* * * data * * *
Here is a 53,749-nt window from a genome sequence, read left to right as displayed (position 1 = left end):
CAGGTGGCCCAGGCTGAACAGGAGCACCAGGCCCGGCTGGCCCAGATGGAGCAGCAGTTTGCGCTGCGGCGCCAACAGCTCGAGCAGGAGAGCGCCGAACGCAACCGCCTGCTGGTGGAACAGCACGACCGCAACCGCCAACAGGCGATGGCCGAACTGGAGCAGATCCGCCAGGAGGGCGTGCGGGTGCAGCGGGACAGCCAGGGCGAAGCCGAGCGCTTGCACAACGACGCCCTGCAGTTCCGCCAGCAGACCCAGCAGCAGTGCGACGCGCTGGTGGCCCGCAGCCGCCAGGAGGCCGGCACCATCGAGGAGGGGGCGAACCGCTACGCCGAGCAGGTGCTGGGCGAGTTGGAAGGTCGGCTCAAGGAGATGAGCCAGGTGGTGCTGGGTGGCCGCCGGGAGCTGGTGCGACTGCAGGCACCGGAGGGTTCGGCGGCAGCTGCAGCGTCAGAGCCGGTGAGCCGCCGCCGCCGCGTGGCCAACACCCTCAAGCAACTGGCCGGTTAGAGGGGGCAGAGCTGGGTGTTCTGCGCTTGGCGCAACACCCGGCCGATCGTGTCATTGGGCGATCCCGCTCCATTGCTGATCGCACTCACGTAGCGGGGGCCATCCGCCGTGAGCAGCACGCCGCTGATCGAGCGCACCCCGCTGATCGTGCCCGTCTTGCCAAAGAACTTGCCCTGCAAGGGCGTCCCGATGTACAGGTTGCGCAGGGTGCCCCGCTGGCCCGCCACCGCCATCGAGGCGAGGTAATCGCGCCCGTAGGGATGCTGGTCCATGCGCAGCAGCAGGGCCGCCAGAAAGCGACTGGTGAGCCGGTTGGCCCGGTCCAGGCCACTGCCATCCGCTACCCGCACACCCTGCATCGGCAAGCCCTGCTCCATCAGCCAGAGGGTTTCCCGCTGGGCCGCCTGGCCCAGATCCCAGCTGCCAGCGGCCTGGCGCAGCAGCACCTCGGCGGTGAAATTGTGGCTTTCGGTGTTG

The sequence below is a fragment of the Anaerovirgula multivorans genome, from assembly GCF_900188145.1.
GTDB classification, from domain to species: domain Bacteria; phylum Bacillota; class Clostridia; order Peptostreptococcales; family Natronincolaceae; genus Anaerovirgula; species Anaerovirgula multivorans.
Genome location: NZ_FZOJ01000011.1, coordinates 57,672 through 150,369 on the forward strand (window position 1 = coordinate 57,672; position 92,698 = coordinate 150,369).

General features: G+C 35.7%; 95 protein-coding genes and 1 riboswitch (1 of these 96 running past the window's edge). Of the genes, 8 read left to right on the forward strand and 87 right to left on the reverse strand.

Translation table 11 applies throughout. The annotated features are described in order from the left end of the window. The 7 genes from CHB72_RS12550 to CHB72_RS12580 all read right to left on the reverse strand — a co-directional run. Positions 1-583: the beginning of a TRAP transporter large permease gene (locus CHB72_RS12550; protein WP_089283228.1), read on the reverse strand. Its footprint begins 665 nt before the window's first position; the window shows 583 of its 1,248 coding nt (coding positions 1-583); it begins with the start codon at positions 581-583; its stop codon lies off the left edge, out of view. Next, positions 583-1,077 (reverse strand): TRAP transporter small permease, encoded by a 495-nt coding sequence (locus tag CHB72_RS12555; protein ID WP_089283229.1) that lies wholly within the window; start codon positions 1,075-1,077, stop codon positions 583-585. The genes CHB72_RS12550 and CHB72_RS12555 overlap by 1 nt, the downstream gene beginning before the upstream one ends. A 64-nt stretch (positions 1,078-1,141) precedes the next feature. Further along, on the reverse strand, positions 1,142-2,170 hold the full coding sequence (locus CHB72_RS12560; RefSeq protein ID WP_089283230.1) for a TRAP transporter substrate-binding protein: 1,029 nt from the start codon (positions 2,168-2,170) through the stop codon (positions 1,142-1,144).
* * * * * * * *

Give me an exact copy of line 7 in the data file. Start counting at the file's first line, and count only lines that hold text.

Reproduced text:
Translation table 11 applies throughout. The annotated features are described in order from the left end of the window. The 7 genes from CHB72_RS12550 to CHB72_RS12580 all read right to left on the reverse strand — a co-directional run. Positions 1-583: the beginning of a TRAP transporter large permease gene (locus CHB72_RS12550; protein WP_089283228.1), read on the reverse strand. Its footprint begins 665 nt before the window's first position; the window shows 583 of its 1,248 coding nt (coding positions 1-583); it begins with the start codon at positions 581-583; its stop codon lies off the left edge, out of view. Next, positions 583-1,077 (reverse strand): TRAP transporter small permease, encoded by a 495-nt coding sequence (locus tag CHB72_RS12555; protein ID WP_089283229.1) that lies wholly within the window; start codon positions 1,075-1,077, stop codon positions 583-585. The genes CHB72_RS12550 and CHB72_RS12555 overlap by 1 nt, the downstream gene beginning before the upstream one ends. A 64-nt stretch (positions 1,078-1,141) precedes the next feature. Further along, on the reverse strand, positions 1,142-2,170 hold the full coding sequence (locus CHB72_RS12560; RefSeq protein ID WP_089283230.1) for a TRAP transporter substrate-binding protein: 1,029 nt from the start codon (positions 2,168-2,170) through the stop codon (positions 1,142-1,144).